Narayan Adhikari (NA): I am in Nepal now, working with 32 Citizen Helpdesk volunteers. Despite huge tragedy, the helpdesk volunteers have been working around the clock to visit places where people have sheltered, hospitalized and displaced. I am also working with other Citizen Helpdesk partners, the government of Nepal, and the donor community to consolidate everyone’s efforts to provide assistance to the people on the ground.

GG: What is the most urgent need facing survivors?

NA: Not enough tents for shelter, rescue operation are predominantly limited to urban areas and their peripheries, while many families from remote district have been left out from receiving the support they need. Food supplies are very limited in many remote villages. The aid agencies are facing huge challenges to coordinate with one another and conduct needs assessment for proper and fair distribution of relief.

People finding the resources they need to survive

GG: What kinds of assistance are you providing to survivors? 

NA: We are visiting the affected areas with the help of our volunteers, collecting information from direct interaction with victims, listening to their problems, helping them obtain appropriate information, and connecting them with relief organizations and the government. We are also working with the government to assess their data received from citizens through the mobile hotline 1234, where more than 25,000 voice calls have been received directly from citizens.

GG: What’s the biggest challenge you’re facing in delivering aid?

NA: One of the biggest challenges is getting the right information about the disaster. The media reports and government data are frequently not available. Other key challenges in the aid delivery are: lack of coordination among relief organization and government; unequal and unfair distribution of relief packages; difficulty reaching the most affected areas in remote districts. We are working to help alleviate these challenges as much as possible. Our biggest challenges is quickly raising the funds needed to roll this project out as far as possible.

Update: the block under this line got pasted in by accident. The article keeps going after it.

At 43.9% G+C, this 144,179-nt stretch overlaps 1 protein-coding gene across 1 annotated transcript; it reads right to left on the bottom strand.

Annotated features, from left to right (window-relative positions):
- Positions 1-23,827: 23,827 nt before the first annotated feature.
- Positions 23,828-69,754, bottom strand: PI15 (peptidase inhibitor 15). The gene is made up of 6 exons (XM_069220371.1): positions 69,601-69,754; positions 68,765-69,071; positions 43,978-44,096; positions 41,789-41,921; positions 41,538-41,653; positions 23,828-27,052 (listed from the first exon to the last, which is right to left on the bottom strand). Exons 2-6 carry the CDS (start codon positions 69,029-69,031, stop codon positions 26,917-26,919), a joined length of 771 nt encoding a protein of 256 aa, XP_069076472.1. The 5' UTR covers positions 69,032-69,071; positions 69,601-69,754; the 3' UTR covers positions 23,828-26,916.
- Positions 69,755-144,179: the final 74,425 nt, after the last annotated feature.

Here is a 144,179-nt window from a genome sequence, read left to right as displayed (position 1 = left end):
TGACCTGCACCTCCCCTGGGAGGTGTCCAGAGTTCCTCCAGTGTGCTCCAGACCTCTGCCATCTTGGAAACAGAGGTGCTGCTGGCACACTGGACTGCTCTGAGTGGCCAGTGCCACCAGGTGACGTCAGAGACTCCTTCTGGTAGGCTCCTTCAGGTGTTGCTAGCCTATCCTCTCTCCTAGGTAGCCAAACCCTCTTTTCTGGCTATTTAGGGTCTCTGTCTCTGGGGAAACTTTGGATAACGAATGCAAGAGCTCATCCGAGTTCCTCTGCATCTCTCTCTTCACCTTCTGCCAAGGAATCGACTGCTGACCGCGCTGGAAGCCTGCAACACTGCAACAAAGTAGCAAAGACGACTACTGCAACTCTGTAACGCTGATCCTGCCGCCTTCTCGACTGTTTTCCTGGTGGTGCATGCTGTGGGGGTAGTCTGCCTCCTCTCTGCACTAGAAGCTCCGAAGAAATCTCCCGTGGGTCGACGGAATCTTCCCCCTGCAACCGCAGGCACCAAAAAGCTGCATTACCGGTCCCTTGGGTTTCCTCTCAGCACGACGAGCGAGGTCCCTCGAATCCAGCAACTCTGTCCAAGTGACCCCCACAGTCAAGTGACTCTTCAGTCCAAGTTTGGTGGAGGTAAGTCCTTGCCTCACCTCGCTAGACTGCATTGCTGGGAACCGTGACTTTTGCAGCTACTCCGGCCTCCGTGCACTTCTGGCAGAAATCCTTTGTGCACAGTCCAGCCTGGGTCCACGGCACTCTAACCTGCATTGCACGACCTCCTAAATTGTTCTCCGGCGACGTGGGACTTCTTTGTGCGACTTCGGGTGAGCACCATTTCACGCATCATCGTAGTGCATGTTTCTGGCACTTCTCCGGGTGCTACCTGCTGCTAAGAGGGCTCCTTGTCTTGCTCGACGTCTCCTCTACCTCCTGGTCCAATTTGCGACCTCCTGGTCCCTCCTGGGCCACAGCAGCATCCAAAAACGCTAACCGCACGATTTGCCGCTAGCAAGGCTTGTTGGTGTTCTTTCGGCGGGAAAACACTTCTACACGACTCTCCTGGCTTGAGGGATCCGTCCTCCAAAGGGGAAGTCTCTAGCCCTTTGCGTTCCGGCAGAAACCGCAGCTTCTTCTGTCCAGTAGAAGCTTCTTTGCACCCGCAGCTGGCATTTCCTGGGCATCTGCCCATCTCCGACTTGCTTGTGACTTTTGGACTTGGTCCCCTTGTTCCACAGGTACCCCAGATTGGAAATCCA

GG: What do you believe the long-term recovery needs will be?

NA: More mobile helpdesks are needed to assess needs and gather feedback from the local people. The information should be shared with government and aid agencies, and these stakeholders should manage relief efforts with strong and efficient routes to reach affected households and individuals.

The current mechanism of budget allocation and disbursement is a very slow, lengthy, highly corrupt, and overly political process, and it is not going to solve the problem at all as long as we are not able to create short-cuts for the current disbursement mechanism (i.e. from center to household without any intermediately).

Individual households need to be provided with enough support with technical skills, proper materials and labor to sustainably re-build their homes. There has to be citizen oversight to monitor relief and make sure it is utilized in effective ways.

Volunteers creating strategy for weeks ahead.

GG: How long do you expect to be working on relief and recovery efforts?

NA: At least 2 years. Even as we transition back to our other accountability programs, earthquake relief and the accountability of the aid system will continue to be a key issue and component that they cover.

GG: How does the situation compare to other disasters you’ve responded to in the past?